- He must treat relationship-building as a long term investment; this is not a quick set-and-forget task on a schedule (“Met with the Sponsor? Check.”) but the start of a dynamic, influential engagement that if done properly, will provide authority, momentum, credibility and all-important executive support.
Connect with your network
One of the very best resources that a new Project Leader has at their disposal is their personal learning network – their mentors, advisors, colleagues, peers, partners and online communities. These are the people we turn to when we need to bounce around ideas, check on our instincts, look for advice or test the waters with trusted fellow professionals.
Joe needs to be proactive and reach out to check with his trusted circle as soon as possible – ask for their advice, tap into their past experience and even just seek simple reassurance that he is on the right track. THIS can be a big step for new Leaders because it means accepting our vulnerability, admitting that we don’t know everything and asking for help. In a cut-throat corporate environment, this can be a difficult thing to do but with some creative thinking and serious effort, Joe will be the better and more confident for it.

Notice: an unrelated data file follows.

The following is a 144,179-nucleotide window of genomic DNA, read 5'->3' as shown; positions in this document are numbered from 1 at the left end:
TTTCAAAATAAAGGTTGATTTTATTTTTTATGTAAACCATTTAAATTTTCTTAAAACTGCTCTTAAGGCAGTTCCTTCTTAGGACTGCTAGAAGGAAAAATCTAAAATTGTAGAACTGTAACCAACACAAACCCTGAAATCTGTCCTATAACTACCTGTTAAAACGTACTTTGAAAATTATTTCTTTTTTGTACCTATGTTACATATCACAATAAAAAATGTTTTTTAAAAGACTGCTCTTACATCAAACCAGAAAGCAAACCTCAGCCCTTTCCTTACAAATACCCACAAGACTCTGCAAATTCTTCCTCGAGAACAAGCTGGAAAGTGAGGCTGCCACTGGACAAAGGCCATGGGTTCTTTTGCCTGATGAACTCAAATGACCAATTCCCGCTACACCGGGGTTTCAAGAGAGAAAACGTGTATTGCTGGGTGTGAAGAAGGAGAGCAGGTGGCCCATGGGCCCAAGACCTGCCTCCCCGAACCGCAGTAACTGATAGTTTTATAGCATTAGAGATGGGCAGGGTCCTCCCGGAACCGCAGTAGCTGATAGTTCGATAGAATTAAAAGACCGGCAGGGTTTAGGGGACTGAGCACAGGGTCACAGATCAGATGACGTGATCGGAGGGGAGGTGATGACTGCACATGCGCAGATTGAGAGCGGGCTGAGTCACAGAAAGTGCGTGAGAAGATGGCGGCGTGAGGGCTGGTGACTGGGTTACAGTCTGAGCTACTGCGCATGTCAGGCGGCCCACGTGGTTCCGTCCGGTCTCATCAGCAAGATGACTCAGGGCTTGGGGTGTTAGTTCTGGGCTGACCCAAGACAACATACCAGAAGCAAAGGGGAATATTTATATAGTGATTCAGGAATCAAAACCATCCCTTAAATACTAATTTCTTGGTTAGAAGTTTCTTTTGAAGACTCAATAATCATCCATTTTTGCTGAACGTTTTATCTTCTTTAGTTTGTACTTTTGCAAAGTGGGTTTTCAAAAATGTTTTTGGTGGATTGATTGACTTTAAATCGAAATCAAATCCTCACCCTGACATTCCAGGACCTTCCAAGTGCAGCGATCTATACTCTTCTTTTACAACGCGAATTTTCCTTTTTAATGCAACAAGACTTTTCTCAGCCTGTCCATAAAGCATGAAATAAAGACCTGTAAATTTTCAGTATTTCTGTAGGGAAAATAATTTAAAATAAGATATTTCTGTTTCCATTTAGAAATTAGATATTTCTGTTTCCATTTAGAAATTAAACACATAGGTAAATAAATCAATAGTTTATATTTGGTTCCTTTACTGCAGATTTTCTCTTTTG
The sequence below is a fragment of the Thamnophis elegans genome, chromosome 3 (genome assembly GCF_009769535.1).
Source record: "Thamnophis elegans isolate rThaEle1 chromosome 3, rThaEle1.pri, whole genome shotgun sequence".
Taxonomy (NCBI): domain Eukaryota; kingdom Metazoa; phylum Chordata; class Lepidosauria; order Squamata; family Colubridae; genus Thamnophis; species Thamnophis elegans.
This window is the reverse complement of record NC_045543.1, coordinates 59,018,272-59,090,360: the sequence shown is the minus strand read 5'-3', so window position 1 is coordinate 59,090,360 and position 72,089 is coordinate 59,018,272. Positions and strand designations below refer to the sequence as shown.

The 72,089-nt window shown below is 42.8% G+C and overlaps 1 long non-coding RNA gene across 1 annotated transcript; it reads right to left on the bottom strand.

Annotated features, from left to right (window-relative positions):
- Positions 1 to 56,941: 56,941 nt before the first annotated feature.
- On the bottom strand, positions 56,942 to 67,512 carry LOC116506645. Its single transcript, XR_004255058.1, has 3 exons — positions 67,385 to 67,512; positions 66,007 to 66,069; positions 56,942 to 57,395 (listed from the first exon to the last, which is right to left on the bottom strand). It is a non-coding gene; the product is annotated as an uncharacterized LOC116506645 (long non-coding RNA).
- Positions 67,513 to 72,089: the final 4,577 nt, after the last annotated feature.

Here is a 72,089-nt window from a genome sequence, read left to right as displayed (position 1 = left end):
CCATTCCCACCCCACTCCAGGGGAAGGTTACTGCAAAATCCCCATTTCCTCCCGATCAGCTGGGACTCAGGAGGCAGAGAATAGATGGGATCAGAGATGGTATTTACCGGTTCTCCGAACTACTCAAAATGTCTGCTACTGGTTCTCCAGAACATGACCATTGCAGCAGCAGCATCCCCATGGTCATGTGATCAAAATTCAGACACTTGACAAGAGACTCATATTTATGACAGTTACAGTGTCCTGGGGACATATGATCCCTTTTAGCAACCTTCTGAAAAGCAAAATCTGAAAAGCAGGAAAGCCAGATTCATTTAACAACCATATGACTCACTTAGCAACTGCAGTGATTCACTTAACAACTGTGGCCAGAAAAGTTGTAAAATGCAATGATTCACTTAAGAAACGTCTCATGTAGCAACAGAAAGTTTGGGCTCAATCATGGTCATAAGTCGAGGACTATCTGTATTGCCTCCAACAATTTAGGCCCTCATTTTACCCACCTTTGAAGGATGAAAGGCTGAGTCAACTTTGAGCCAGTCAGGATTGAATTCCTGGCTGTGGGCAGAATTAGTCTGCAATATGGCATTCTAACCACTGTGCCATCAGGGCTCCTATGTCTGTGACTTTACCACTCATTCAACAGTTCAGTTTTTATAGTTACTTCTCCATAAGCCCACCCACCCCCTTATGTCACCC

Check your Appearance (inside and out!)
First impressions count.
The way that we dress, speak and behave – everything that we do as a Leader matters
It is absolutely critical that new Leaders step back daily and check in on their appearance, behaviour, language and even the way that they conduct themselves on Social Media.
As a Project Leader, Joe’s role is three-dimensional, multi-layered, 24/7, with an increasingly blurred line between his personal and professional lives. Joe needs to think of himself as a role model, as someone that people look to for direction and support. It is so important that acknowledge that whatever he says, wherever he says it – matters.